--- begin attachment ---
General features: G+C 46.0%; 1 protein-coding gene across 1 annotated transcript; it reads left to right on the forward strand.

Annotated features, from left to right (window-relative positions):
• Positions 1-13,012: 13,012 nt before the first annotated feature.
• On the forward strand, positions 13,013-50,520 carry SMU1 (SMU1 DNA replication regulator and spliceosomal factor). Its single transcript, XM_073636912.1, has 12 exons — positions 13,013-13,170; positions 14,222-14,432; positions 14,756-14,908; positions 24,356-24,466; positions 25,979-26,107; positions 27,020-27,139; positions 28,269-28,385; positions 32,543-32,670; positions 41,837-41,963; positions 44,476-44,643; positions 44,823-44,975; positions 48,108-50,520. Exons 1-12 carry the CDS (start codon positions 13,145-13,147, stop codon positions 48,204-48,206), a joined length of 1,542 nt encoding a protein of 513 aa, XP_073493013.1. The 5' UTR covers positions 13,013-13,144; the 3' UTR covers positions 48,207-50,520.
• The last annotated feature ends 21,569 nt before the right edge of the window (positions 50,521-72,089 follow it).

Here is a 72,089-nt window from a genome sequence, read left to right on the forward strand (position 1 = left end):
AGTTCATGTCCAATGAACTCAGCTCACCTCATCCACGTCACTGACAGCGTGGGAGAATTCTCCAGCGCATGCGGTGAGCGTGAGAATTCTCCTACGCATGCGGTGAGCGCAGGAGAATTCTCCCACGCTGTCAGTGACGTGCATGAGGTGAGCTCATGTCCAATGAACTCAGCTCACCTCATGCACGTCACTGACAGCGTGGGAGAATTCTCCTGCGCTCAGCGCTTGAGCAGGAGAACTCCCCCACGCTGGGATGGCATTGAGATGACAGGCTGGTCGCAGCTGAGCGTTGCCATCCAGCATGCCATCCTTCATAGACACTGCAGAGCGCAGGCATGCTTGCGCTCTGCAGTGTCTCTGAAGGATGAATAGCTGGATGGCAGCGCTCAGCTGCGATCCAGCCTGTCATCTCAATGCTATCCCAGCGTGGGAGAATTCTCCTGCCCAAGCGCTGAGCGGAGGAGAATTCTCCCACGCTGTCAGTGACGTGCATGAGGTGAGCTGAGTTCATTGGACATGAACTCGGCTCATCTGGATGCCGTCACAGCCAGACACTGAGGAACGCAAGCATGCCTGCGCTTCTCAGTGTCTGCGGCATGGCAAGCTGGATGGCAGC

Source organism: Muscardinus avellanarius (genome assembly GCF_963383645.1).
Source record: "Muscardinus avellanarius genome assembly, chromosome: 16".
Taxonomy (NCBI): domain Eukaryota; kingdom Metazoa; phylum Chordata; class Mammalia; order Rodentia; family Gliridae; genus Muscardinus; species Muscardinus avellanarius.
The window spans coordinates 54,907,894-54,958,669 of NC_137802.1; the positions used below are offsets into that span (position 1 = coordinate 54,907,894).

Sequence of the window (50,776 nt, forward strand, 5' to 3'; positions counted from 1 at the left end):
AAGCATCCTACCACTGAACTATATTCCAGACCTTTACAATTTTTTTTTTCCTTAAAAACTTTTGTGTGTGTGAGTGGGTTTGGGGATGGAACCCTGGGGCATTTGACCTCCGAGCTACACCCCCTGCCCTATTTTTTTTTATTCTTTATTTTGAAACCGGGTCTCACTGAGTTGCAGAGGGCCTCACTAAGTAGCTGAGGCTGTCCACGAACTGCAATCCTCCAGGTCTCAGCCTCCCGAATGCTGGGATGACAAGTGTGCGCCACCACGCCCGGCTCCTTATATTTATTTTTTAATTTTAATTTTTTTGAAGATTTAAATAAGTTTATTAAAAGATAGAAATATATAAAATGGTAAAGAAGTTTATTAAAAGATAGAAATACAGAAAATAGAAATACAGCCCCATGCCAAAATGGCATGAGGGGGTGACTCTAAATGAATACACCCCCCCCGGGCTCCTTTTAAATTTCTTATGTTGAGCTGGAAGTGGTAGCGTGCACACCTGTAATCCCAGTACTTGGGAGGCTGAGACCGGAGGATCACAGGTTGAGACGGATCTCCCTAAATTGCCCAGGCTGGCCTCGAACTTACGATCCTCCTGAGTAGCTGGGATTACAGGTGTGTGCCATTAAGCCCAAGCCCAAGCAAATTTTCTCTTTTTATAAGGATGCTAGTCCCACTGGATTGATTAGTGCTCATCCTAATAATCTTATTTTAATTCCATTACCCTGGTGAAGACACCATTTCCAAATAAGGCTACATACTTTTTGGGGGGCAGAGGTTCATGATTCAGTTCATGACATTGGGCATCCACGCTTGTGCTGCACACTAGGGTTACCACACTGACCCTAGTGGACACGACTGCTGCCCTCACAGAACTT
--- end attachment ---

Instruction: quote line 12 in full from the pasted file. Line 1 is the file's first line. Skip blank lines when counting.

Sequence of the window (50,776 nt, forward strand, 5' to 3'; positions counted from 1 at the left end):